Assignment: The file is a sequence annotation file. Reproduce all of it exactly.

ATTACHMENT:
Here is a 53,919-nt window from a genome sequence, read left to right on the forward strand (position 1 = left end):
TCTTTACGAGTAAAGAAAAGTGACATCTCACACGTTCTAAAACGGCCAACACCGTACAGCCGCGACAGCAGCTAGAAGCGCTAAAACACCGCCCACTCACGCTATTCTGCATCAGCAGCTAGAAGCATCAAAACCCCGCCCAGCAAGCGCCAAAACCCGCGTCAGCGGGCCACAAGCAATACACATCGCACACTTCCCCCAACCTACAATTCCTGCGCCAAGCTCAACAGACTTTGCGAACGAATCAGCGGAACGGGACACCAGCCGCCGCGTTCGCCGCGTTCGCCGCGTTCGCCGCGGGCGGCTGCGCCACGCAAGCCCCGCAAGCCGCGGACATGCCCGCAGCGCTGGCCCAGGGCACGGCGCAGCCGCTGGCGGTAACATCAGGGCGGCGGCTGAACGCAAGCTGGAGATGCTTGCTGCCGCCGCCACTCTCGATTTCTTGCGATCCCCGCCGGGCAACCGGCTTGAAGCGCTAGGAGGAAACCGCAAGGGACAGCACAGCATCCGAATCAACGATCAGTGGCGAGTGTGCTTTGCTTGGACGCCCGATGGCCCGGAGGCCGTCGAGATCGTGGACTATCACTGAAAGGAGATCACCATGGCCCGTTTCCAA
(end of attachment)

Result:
Here is a 53,919-nt window from a genome sequence, read left to right on the forward strand (position 1 = left end):
TCTTTACGAGTAAAGAAAAGTGACATCTCACACGTTCTAAAACGGCCAACACCGTACAGCCGCGACAGCAGCTAGAAGCGCTAAAACACCGCCCACTCACGCTATTCTGCATCAGCAGCTAGAAGCATCAAAACCCCGCCCAGCAAGCGCCAAAACCCGCGTCAGCGGGCCACAAGCAATACACATCGCACACTTCCCCCAACCTACAATTCCTGCGCCAAGCTCAACAGACTTTGCGAACGAATCAGCGGAACGGGACACCAGCCGCCGCGTTCGCCGCGTTCGCCGCGTTCGCCGCGGGCGGCTGCGCCACGCAAGCCCCGCAAGCCGCGGACATGCCCGCAGCGCTGGCCCAGGGCACGGCGCAGCCGCTGGCGGTAACATCAGGGCGGCGGCTGAACGCAAGCTGGAGATGCTTGCTGCCGCCGCCACTCTCGATTTCTTGCGATCCCCGCCGGGCAACCGGCTTGAAGCGCTAGGAGGAAACCGCAAGGGACAGCACAGCATCCGAATCAACGATCAGTGGCGAGTGTGCTTTGCTTGGACGCCCGATGGCCCGGAGGCCGTCGAGATCGTGGACTATCACTGAAAGGAGATCACCATGGCCCGTTTCCAA